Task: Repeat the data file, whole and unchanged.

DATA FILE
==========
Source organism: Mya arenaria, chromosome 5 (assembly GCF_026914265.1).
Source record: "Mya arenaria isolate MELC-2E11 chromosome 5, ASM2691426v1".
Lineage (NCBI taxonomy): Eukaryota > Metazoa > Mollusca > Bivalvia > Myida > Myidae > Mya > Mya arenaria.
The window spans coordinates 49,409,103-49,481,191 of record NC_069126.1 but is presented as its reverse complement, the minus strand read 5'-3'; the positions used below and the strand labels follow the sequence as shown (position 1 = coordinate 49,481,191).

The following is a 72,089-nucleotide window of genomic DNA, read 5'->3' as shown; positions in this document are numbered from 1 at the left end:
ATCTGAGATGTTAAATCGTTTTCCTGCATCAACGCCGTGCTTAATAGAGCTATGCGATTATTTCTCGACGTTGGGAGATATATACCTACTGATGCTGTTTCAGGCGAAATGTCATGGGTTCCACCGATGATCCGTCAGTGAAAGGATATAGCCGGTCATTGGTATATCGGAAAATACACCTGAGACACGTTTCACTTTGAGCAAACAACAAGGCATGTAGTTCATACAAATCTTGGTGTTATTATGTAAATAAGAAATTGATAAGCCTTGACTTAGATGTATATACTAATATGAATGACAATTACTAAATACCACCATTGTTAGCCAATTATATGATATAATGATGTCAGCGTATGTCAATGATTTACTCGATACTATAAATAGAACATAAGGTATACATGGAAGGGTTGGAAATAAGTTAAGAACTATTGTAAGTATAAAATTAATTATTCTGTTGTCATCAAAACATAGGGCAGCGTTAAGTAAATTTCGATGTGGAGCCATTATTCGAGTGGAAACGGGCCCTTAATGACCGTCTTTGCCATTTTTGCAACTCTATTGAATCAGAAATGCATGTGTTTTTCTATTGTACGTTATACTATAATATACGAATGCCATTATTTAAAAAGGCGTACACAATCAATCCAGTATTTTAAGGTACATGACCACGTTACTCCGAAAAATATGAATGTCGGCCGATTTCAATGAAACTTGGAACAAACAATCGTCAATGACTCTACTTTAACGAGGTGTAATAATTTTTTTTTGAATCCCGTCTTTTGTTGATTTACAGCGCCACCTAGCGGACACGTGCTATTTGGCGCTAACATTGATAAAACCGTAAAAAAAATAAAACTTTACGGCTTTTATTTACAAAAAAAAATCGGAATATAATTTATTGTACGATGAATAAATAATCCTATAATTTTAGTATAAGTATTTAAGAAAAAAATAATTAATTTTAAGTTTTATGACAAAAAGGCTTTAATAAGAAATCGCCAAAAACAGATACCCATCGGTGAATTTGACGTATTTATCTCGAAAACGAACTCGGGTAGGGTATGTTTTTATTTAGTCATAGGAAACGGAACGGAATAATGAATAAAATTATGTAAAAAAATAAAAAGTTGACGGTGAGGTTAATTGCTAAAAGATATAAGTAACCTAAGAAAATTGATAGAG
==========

Source organism: Mya arenaria, chromosome 5 (assembly GCF_026914265.1).
Source record: "Mya arenaria isolate MELC-2E11 chromosome 5, ASM2691426v1".
Lineage (NCBI taxonomy): Eukaryota > Metazoa > Mollusca > Bivalvia > Myida > Myidae > Mya > Mya arenaria.
The window spans coordinates 49,409,103-49,481,191 of record NC_069126.1 but is presented as its reverse complement, the minus strand read 5'-3'; the positions used below and the strand labels follow the sequence as shown (position 1 = coordinate 49,481,191).

The following is a 72,089-nucleotide window of genomic DNA, read 5'->3' as shown; positions in this document are numbered from 1 at the left end:
ATCTGAGATGTTAAATCGTTTTCCTGCATCAACGCCGTGCTTAATAGAGCTATGCGATTATTTCTCGACGTTGGGAGATATATACCTACTGATGCTGTTTCAGGCGAAATGTCATGGGTTCCACCGATGATCCGTCAGTGAAAGGATATAGCCGGTCATTGGTATATCGGAAAATACACCTGAGACACGTTTCACTTTGAGCAAACAACAAGGCATGTAGTTCATACAAATCTTGGTGTTATTATGTAAATAAGAAATTGATAAGCCTTGACTTAGATGTATATACTAATATGAATGACAATTACTAAATACCACCATTGTTAGCCAATTATATGATATAATGATGTCAGCGTATGTCAATGATTTACTCGATACTATAAATAGAACATAAGGTATACATGGAAGGGTTGGAAATAAGTTAAGAACTATTGTAAGTATAAAATTAATTATTCTGTTGTCATCAAAACATAGGGCAGCGTTAAGTAAATTTCGATGTGGAGCCATTATTCGAGTGGAAACGGGCCCTTAATGACCGTCTTTGCCATTTTTGCAACTCTATTGAATCAGAAATGCATGTGTTTTTCTATTGTACGTTATACTATAATATACGAATGCCATTATTTAAAAAGGCGTACACAATCAATCCAGTATTTTAAGGTACATGACCACGTTACTCCGAAAAATATGAATGTCGGCCGATTTCAATGAAACTTGGAACAAACAATCGTCAATGACTCTACTTTAACGAGGTGTAATAATTTTTTTTTGAATCCCGTCTTTTGTTGATTTACAGCGCCACCTAGCGGACACGTGCTATTTGGCGCTAACATTGATAAAACCGTAAAAAAAATAAAACTTTACGGCTTTTATTTACAAAAAAAAATCGGAATATAATTTATTGTACGATGAATAAATAATCCTATAATTTTAGTATAAGTATTTAAGAAAAAAATAATTAATTTTAAGTTTTATGACAAAAAGGCTTTAATAAGAAATCGCCAAAAACAGATACCCATCGGTGAATTTGACGTATTTATCTCGAAAACGAACTCGGGTAGGGTATGTTTTTATTTAGTCATAGGAAACGGAACGGAATAATGAATAAAATTATGTAAAAAAATAAAAAGTTGACGGTGAGGTTAATTGCTAAAAGATATAAGTAACCTAAGAAAATTGATAGAG